Gresham Sykes, a celebrated penologist, wrote about the Big House in his book The Society of Captives. That classic text in penology illustrated “the pains of imprisonment” for men inside the Trenton State Prison in New Jersey, a typical Big House prison. The prisoners had considerable liberty to roam inside the walls of the prison, but the institutions deprived prisoners of goods and services that people in the broader society took for granted. As a response to those deprivations, Darwinian subcultures began to evolve, with the stronger prisoners beginning to dominate the weaker prisoners.
Big House prisons gradually gave way to so-called “correctional institutions” in the 1940s and 1950s. Daily regimentations became more relaxed, with increasing opportunities for educational programs and vocational development. They became softer human warehouses than existed in the past, less oppressive.
On January 7, 2010, the San Francisco Chronicle published an article about John Irwin. Some of the people in my class had heard about John Irwin, who was a product of those more humane prison warehouses. John robbed a gas station as a young man and served five years at Soledad state prison. While inside prison he began to study and he earned some college credits. After he was paroled, in 1957, he continued his studies at UCLA and he earned an undergraduate degree. He then began teaching at San Francisco State University. In 1967, John founded Project Rebound, a university program that would help those coming out of prison go to college. I was impressed by many of the students who raised their hands when I asked whether they knew about Project Rebound and the rich legacy that Professor Irwin left on the university. He was another inspiration for me while I served my sentence.
But soon after Professor Irwin launched his career at SFSU, I explained to the students, other academics were making headway toward launching our nation’s movement toward a new era of mass incarceration. Rather than instilling more programs that would inspire more offenders to work toward educating themselves, a movement began toward mass incarceration. Robert Martinson, a sociologist, published an article called “Nothing Works” in the spring of 1974 that had an enormous influence on the growth of the prison industrial complex. Basically, the general takeaway from his article was that regardless of what resources governments poured into reforming prisoners, nothing was going to turn them into law-abiding citizens. (For more information on Martinson, see http://www.prisonpolicy.org/scans/rehab.html)
Professor James Q. Wilson also contributed to society’s prison evolution in America. In his influential book Thinking About Crime, published in 1975, Professor Wilson argued that we didn’t know enough about how to reform offenders. He also rejected the liberal, or “positivist view” that external forces such as poverty or lack of education were responsible for criminal behavior. To reduce crime, Professor Wilson believed that we needed to increase the costs for offenders. One way of increasing those costs for offenders would be to pass legislation that would keep offenders locked in prisons for longer periods of time. Such penalties, supposedly, would deter others from breaking the law.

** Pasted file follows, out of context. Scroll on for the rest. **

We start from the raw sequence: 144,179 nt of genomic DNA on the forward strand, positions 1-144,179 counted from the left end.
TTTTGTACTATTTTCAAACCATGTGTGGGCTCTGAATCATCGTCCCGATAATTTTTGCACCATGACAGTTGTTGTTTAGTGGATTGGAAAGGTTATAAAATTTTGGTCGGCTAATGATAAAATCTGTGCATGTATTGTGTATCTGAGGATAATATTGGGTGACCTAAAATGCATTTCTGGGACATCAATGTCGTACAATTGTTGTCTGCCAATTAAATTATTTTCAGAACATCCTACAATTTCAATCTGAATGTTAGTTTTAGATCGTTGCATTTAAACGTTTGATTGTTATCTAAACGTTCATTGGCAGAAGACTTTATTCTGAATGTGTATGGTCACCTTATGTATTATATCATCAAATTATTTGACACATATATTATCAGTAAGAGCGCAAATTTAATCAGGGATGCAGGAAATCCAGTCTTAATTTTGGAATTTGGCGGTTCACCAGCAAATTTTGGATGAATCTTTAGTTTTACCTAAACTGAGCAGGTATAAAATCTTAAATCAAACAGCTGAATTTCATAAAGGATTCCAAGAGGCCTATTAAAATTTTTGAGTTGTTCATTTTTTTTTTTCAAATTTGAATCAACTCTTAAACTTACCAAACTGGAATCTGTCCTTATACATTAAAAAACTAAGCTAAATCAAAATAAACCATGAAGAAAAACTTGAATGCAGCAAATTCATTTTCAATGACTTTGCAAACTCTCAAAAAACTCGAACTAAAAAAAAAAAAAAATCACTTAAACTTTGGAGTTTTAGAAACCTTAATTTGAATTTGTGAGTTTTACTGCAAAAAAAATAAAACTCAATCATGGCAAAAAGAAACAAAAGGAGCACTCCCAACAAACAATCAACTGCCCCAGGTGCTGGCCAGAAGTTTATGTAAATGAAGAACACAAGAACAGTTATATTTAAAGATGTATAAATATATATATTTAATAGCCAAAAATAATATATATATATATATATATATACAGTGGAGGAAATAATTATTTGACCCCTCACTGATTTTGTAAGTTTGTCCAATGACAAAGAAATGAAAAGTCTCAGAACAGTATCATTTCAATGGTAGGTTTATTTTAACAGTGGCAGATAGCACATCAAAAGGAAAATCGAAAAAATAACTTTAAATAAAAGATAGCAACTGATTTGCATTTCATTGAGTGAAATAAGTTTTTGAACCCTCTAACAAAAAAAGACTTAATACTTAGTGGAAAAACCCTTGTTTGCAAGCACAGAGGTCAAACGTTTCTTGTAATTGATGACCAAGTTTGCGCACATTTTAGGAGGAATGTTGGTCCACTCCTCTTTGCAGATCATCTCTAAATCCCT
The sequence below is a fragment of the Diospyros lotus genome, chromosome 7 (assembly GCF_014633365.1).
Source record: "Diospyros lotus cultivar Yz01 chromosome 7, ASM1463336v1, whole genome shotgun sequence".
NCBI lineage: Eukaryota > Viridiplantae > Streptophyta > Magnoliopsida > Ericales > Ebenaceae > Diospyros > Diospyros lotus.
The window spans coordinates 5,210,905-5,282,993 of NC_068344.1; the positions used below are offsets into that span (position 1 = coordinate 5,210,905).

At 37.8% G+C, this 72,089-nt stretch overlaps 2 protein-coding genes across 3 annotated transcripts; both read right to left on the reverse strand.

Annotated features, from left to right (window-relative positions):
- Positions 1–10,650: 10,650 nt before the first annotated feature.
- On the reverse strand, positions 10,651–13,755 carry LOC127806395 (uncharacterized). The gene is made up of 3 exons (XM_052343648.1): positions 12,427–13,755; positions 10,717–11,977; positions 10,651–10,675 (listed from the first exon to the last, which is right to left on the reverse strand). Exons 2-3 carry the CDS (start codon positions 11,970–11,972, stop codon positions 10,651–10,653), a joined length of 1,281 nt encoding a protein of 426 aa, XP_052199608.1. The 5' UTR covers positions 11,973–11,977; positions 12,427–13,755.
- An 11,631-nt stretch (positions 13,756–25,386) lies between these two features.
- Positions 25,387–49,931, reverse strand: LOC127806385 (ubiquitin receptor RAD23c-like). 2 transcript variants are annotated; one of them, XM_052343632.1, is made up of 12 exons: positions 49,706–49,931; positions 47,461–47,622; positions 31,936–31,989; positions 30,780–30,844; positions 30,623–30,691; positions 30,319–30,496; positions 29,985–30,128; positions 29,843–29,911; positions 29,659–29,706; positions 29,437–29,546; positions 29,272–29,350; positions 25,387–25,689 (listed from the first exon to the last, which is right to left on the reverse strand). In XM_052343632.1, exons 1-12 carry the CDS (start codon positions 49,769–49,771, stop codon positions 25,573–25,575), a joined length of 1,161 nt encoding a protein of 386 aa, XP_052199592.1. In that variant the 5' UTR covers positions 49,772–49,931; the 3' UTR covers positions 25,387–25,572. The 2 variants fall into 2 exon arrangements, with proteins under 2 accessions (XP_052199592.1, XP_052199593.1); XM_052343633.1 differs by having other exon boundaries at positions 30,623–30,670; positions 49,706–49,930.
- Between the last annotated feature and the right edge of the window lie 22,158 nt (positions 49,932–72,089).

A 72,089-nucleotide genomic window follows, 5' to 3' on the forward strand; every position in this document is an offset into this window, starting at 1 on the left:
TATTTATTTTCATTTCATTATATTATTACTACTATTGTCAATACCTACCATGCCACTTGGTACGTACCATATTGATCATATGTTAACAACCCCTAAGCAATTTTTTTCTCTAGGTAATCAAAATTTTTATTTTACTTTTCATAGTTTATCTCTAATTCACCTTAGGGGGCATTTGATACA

That policy of deterrence would lead to other consequences, too. It would usher in the movement toward mass incarceration. The chart I attach to this article shows how jail and prison population levels have risen since the start of our more punitive society that began in the 1970s. The War on Drugs, of course, really turbo charged the movement toward mass incarceration. I began serving my sentence, I told the class, right as prison population levels were beginning their hyperbolic rise. And on the day that I concluded 26 years in federal prison, on August 12, 2013, Eric Holder, our Attorney General, announced that we incarcerated far too many nonviolent drug offenders in America and that they served sentences that were far too long. He pledged that the Department of Justice was going to introduce policies to change the way our government prosecuted nonviolent drug offenders.
During this first session of our class at San Francisco State University called The Architecture of Incarceration, I wanted to provide the students with an overview. I told them about the history of punishment, briefly described some of the philosophers who advanced criminal justice theories, and I lectured on how the system evolved. With that basic understanding, I tasked the students with reading chapters one through four of my book Inside: Life Behind Bars in America before our class next week. Again, I invited the students to ask me anything about my journey, as I aspired to teach them from personal experience of living as a prisoner, and from all I learned by interviewing others who served time with me.
I thank Eddie Griffin, a man who recently was released from San Quentin State Prison, for joining me in class to share bits about his experiences in prison; and I thank Tulio Cardozo for bringing his camera to memorialize my first experience of lecturing at a university. I told the students that I invited other guest speakers to join us and to share their stories about the prison experience from different perspectives. Some defense attorneys, public defenders, and a chief probation officer have offered to share their experiences with the class in weeks to come.
Next week, for our second class, I look forward to discussing student reactions to the following:
- This recap of our first class
- A more informed discussion different criminal justice theories
- Chapters one through four of Inside: Life Behind Bars in America